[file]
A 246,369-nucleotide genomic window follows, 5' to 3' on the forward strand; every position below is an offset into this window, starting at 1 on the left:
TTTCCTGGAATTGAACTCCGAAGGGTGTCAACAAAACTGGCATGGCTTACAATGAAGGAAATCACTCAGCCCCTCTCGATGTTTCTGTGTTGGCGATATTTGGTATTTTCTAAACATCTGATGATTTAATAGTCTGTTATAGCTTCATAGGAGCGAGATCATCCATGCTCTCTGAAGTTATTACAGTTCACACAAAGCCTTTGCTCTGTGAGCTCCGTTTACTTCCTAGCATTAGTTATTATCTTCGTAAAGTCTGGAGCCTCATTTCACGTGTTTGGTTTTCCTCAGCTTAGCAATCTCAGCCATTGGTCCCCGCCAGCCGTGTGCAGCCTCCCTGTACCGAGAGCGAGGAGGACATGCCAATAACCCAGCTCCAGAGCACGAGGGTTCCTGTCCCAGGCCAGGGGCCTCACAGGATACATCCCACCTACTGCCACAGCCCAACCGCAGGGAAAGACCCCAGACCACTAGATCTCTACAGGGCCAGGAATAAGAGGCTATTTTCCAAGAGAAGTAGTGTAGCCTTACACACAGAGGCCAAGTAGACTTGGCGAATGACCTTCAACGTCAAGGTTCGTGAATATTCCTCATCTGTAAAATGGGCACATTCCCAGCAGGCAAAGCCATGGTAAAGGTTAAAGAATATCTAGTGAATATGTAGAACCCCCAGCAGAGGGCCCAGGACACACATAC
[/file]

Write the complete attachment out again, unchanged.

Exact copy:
A 246,369-nucleotide genomic window follows, 5' to 3' on the forward strand; every position below is an offset into this window, starting at 1 on the left:
TTTCCTGGAATTGAACTCCGAAGGGTGTCAACAAAACTGGCATGGCTTACAATGAAGGAAATCACTCAGCCCCTCTCGATGTTTCTGTGTTGGCGATATTTGGTATTTTCTAAACATCTGATGATTTAATAGTCTGTTATAGCTTCATAGGAGCGAGATCATCCATGCTCTCTGAAGTTATTACAGTTCACACAAAGCCTTTGCTCTGTGAGCTCCGTTTACTTCCTAGCATTAGTTATTATCTTCGTAAAGTCTGGAGCCTCATTTCACGTGTTTGGTTTTCCTCAGCTTAGCAATCTCAGCCATTGGTCCCCGCCAGCCGTGTGCAGCCTCCCTGTACCGAGAGCGAGGAGGACATGCCAATAACCCAGCTCCAGAGCACGAGGGTTCCTGTCCCAGGCCAGGGGCCTCACAGGATACATCCCACCTACTGCCACAGCCCAACCGCAGGGAAAGACCCCAGACCACTAGATCTCTACAGGGCCAGGAATAAGAGGCTATTTTCCAAGAGAAGTAGTGTAGCCTTACACACAGAGGCCAAGTAGACTTGGCGAATGACCTTCAACGTCAAGGTTCGTGAATATTCCTCATCTGTAAAATGGGCACATTCCCAGCAGGCAAAGCCATGGTAAAGGTTAAAGAATATCTAGTGAATATGTAGAACCCCCAGCAGAGGGCCCAGGACACACATAC